Today, I’ll take you to visit the top attractions in Miami (it’s not the same as Miami Beach we’ve talked about here and there). We paid for a guided tour which includes a bus stop and a 1h30 boat ride. The whole thing lasts 4 hours. For 40$ per person.
This travel diary exists both in video version on YouTube and in blog version. The blog version is obviously more detailed, because I haven’t had fun doing the voice-over yet 😀
Part 1: Travel Diary Part
2: Practical Tips
Part 1: Travel Diary
A bus comes to pick us up and drop us off in front of another big bus. We must be about forty. The bus is fully air-conditioned, with large windows. As we leave Miami Beach, we have to cross a bridge, pass in front of the moored cruise ships. Here is a very satisfying view of the skyline
We continue towards the South towards Biscayne, before stopping for a photo stop.
We are then dropped off at the Little Havana district, which is still very American, with its parallel streets. Since Cuba isn’t that far from Miami, there are a lot of Cuban immigrants in the area.
The music in the cafes reminds us of Cuba. Some stores are decorated like in Havana. We are taken to see the making of “Cuban” cigars with imported ingredients we don’t know where, but a guy sits there to roll the cigars Vinales style (see our travel diary in Cuba here), that you can buy for 5$ each
Other stores sell more famous brands (Cohiba, Romeo & Juliet), twice as expensive as in Cuba.
We have not yet had the time to do anything that we have to leave already, the disadvantage of the collective tours …
This stop isn’t part of the program, as the bus only passes in front quickly. But we went there another day, by ourselves (2,5$/person by bus on the way there).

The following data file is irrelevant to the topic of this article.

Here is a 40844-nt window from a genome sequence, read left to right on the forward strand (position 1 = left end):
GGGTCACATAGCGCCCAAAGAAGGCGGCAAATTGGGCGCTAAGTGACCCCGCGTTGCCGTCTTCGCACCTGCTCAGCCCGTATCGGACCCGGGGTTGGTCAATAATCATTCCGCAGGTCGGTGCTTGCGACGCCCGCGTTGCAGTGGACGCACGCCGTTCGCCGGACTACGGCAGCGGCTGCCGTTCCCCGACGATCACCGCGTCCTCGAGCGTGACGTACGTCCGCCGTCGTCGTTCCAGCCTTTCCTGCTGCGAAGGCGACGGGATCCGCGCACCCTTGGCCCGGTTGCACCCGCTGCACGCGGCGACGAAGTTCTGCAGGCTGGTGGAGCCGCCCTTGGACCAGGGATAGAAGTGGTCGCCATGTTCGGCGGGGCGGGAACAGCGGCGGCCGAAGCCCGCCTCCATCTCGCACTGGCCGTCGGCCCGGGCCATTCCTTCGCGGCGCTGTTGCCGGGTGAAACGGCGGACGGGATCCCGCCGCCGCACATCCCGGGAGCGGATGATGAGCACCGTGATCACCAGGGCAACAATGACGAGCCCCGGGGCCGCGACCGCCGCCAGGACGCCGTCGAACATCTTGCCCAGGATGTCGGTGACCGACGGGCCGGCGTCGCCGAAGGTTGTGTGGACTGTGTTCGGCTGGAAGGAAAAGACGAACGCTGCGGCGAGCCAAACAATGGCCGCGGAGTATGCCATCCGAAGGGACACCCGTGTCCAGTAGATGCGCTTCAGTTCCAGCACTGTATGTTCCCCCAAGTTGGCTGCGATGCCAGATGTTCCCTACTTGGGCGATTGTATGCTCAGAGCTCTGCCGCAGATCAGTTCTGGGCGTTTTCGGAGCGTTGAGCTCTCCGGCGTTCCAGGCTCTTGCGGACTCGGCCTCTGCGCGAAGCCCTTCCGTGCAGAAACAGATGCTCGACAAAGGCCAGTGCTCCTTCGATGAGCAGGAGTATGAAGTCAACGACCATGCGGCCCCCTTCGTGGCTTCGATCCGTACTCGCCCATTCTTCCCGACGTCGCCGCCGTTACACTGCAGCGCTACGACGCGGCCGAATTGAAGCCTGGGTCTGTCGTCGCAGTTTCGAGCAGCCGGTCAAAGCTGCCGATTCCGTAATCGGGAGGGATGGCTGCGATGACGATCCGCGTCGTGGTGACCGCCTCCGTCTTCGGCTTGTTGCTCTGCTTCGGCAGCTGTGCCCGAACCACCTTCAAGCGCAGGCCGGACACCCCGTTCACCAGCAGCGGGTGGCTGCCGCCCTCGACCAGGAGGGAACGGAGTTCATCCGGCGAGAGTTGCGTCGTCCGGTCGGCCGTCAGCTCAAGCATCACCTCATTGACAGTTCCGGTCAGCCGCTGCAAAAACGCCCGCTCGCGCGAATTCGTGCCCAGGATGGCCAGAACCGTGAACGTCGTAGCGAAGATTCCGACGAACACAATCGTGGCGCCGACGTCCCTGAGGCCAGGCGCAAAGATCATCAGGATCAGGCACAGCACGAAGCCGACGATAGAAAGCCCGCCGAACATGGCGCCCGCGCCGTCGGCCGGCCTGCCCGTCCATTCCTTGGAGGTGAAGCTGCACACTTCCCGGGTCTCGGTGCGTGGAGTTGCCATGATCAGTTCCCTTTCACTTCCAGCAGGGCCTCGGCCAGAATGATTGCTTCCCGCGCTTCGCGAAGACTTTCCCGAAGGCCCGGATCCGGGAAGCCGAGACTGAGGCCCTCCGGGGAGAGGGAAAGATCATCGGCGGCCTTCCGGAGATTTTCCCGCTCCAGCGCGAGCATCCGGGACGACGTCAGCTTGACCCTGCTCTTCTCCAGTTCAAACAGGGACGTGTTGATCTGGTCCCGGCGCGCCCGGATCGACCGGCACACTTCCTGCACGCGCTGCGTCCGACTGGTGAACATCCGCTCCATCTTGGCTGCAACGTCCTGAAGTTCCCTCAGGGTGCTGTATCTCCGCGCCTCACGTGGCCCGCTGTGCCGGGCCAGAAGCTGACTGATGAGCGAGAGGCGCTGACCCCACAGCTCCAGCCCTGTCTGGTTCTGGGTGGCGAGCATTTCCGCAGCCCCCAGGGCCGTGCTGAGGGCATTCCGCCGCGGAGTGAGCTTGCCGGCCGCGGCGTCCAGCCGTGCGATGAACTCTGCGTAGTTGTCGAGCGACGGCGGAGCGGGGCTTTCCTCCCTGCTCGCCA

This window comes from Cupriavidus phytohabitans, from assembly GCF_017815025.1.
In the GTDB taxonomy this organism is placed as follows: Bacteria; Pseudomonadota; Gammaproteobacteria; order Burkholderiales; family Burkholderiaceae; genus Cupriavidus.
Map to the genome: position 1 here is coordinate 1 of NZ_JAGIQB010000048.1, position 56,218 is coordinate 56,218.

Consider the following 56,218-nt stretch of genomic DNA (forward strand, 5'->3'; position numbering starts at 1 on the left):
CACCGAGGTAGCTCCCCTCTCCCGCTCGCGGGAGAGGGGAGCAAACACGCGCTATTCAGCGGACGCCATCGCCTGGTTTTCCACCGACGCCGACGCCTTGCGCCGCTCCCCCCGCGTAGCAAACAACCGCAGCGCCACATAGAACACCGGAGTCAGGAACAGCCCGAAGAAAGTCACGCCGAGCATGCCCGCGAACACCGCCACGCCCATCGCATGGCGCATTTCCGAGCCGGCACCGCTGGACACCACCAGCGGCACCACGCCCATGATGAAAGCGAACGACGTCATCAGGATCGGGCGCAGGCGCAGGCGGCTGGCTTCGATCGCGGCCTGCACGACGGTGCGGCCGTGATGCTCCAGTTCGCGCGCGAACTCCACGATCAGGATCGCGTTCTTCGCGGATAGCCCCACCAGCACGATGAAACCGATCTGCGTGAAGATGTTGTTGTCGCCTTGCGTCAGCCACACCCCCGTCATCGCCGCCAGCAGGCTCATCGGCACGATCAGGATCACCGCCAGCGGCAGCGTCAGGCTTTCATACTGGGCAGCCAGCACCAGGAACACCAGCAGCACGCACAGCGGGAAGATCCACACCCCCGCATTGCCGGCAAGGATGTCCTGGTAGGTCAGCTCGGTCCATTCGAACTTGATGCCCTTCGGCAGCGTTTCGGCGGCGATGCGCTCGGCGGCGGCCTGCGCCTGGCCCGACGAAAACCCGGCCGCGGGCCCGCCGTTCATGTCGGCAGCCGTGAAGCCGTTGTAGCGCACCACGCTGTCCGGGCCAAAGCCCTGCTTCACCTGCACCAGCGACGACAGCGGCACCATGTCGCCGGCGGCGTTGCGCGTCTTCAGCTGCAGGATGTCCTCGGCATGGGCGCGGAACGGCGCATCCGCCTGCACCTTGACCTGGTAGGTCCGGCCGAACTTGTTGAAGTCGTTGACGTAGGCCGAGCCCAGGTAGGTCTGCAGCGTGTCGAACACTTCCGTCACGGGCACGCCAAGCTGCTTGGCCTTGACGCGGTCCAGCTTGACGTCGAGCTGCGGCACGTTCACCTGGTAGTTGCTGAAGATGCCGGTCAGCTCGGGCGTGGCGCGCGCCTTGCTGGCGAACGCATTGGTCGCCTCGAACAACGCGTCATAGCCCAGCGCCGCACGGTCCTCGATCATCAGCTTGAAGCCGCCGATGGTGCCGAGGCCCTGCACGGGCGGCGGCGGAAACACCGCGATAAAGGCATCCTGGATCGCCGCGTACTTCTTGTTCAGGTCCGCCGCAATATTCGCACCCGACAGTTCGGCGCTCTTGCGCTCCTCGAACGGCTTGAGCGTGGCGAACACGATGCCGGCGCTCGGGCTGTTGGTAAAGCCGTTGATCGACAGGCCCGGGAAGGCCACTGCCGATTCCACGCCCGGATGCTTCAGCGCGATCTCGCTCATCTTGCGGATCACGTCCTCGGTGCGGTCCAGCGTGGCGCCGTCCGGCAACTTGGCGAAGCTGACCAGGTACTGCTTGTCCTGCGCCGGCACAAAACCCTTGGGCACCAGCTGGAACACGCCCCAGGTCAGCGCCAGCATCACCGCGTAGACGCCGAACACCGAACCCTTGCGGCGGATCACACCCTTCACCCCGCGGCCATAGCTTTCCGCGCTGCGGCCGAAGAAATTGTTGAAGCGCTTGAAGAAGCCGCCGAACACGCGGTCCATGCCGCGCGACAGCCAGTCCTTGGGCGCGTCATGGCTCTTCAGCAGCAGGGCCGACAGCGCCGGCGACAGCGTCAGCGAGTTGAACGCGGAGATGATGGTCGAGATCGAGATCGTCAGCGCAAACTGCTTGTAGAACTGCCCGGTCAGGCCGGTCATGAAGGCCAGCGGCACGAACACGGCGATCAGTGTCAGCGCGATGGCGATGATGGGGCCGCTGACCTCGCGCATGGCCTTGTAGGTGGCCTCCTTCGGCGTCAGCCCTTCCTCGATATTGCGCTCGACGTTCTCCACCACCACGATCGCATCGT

This part of the city, home to ugly warehouses, was transformed by visionary developer Tony Goldman. By inviting renowned artists and having obtained the city’s permission to decorate the walls, the neighborhood became hyper trendy. Tourists from all over the world come to admire the murals, which change very often, you won’t see the same thing every time you visit.
If you go there, stop at Stefano Versace Gelato, it’s very expensive (if I remember correctly 8$ for 2 balls) but it’s very good.
Back to our guided tour, we are dropped off near Bayside Marketplace. It is necessary to wait 30 minutes before the departure of the boat so we take the opportunity to make the tour of the port and its stores. At the port, I see with horror about ten tarpons (which are at least 1m long). If you buy fish to feed them, be very careful with your hands, they are able to jump (too) high.
We then take a boat much too small compared to the number of people on site. Explanations are given in English and Spanish, and we made a tour of the different islands full of celebrity houses. I don’t remember which house belongs to whom, but there were Will Smith, Shakira, Rihanna etc.
The largest house belongs to the inventor of the… Viagra. How amazing!
This boat tour doesn’t impress me too much, let’s say that the (very beautiful) houses overlook a kind of marina, where many boats pass by. What is the advantage of being so close to the ocean when you can’t swim there? And what’s the point of paying millions of dollars for hundreds of tourists to take pictures of YOU all day long, when you enjoy YOUR pool and YOUR garden?
At the end of the tour, the threatening clouds arrive and it’s the rain that awaits us.
Part 2: Practical Tips
The tour was not expensive (40$/person) but unfortunately it did not stop in Wynwood, the main point of interest in Miami. I advise you not to pay for a tour like us.
Visit Little Havana + Wynwood yourself (by bus or by taking an Uber). You can pay the bus in cash but make the extra charge because the driver will not be able to give you change (2,5$/person one way on the bus)
Then go to Bayside Marketplace. Many boat companies are on site, and boats leave regularly. You can see the houses of celebrities by boat for $28/person (+ taxes). Just be sure to go there a few hours before sunset (sailing after sunset is prohibited).